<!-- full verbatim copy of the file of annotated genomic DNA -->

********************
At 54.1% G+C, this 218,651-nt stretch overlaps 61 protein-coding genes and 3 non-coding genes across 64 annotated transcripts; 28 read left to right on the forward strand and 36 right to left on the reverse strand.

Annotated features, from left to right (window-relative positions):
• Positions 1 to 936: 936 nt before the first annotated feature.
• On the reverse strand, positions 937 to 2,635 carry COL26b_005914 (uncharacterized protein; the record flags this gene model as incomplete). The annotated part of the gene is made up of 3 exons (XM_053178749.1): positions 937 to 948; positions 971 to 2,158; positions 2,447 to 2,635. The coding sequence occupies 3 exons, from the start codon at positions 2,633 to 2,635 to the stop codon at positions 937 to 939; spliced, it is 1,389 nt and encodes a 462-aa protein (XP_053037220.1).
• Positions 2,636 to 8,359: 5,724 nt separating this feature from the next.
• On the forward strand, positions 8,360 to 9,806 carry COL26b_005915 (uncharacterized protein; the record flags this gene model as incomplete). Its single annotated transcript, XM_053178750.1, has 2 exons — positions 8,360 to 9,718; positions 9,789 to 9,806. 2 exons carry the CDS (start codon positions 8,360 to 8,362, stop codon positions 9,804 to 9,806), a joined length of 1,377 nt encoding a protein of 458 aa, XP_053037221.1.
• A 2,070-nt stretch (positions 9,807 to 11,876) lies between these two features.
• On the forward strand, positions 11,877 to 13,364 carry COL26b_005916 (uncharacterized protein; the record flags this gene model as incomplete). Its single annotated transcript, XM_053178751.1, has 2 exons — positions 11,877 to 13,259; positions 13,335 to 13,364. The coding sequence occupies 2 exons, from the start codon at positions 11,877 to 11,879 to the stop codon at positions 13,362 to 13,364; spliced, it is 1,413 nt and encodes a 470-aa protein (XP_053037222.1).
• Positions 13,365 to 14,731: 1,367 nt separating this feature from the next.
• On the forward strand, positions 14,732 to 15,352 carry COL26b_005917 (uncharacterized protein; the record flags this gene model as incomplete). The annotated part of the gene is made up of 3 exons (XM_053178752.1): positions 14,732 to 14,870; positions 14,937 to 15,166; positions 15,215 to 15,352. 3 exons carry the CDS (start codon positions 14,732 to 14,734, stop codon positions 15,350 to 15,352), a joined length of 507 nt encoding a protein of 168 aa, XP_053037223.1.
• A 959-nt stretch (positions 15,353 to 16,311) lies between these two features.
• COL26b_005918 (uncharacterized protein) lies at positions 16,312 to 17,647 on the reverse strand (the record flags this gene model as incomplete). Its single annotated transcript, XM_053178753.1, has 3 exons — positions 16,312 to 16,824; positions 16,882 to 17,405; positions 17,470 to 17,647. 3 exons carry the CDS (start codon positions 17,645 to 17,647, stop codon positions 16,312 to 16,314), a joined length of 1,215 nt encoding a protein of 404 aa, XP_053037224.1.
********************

At 54.1% G+C, this 218,651-nt stretch overlaps 61 protein-coding genes and 3 non-coding genes across 64 annotated transcripts; 28 read left to right on the forward strand and 36 right to left on the reverse strand.

Annotated features, from left to right (window-relative positions):
• Positions 1 to 936: 936 nt before the first annotated feature.
• On the reverse strand, positions 937 to 2,635 carry COL26b_005914 (uncharacterized protein; the record flags this gene model as incomplete). The annotated part of the gene is made up of 3 exons (XM_053178749.1): positions 937 to 948; positions 971 to 2,158; positions 2,447 to 2,635. The coding sequence occupies 3 exons, from the start codon at positions 2,633 to 2,635 to the stop codon at positions 937 to 939; spliced, it is 1,389 nt and encodes a 462-aa protein (XP_053037220.1).
• Positions 2,636 to 8,359: 5,724 nt separating this feature from the next.
• On the forward strand, positions 8,360 to 9,806 carry COL26b_005915 (uncharacterized protein; the record flags this gene model as incomplete). Its single annotated transcript, XM_053178750.1, has 2 exons — positions 8,360 to 9,718; positions 9,789 to 9,806. 2 exons carry the CDS (start codon positions 8,360 to 8,362, stop codon positions 9,804 to 9,806), a joined length of 1,377 nt encoding a protein of 458 aa, XP_053037221.1.
• A 2,070-nt stretch (positions 9,807 to 11,876) lies between these two features.
• On the forward strand, positions 11,877 to 13,364 carry COL26b_005916 (uncharacterized protein; the record flags this gene model as incomplete). Its single annotated transcript, XM_053178751.1, has 2 exons — positions 11,877 to 13,259; positions 13,335 to 13,364. The coding sequence occupies 2 exons, from the start codon at positions 11,877 to 11,879 to the stop codon at positions 13,362 to 13,364; spliced, it is 1,413 nt and encodes a 470-aa protein (XP_053037222.1).
• Positions 13,365 to 14,731: 1,367 nt separating this feature from the next.
• On the forward strand, positions 14,732 to 15,352 carry COL26b_005917 (uncharacterized protein; the record flags this gene model as incomplete). The annotated part of the gene is made up of 3 exons (XM_053178752.1): positions 14,732 to 14,870; positions 14,937 to 15,166; positions 15,215 to 15,352. 3 exons carry the CDS (start codon positions 14,732 to 14,734, stop codon positions 15,350 to 15,352), a joined length of 507 nt encoding a protein of 168 aa, XP_053037223.1.
• A 959-nt stretch (positions 15,353 to 16,311) lies between these two features.
• COL26b_005918 (uncharacterized protein) lies at positions 16,312 to 17,647 on the reverse strand (the record flags this gene model as incomplete). Its single annotated transcript, XM_053178753.1, has 3 exons — positions 16,312 to 16,824; positions 16,882 to 17,405; positions 17,470 to 17,647. 3 exons carry the CDS (start codon positions 17,645 to 17,647, stop codon positions 16,312 to 16,314), a joined length of 1,215 nt encoding a protein of 404 aa, XP_053037224.1.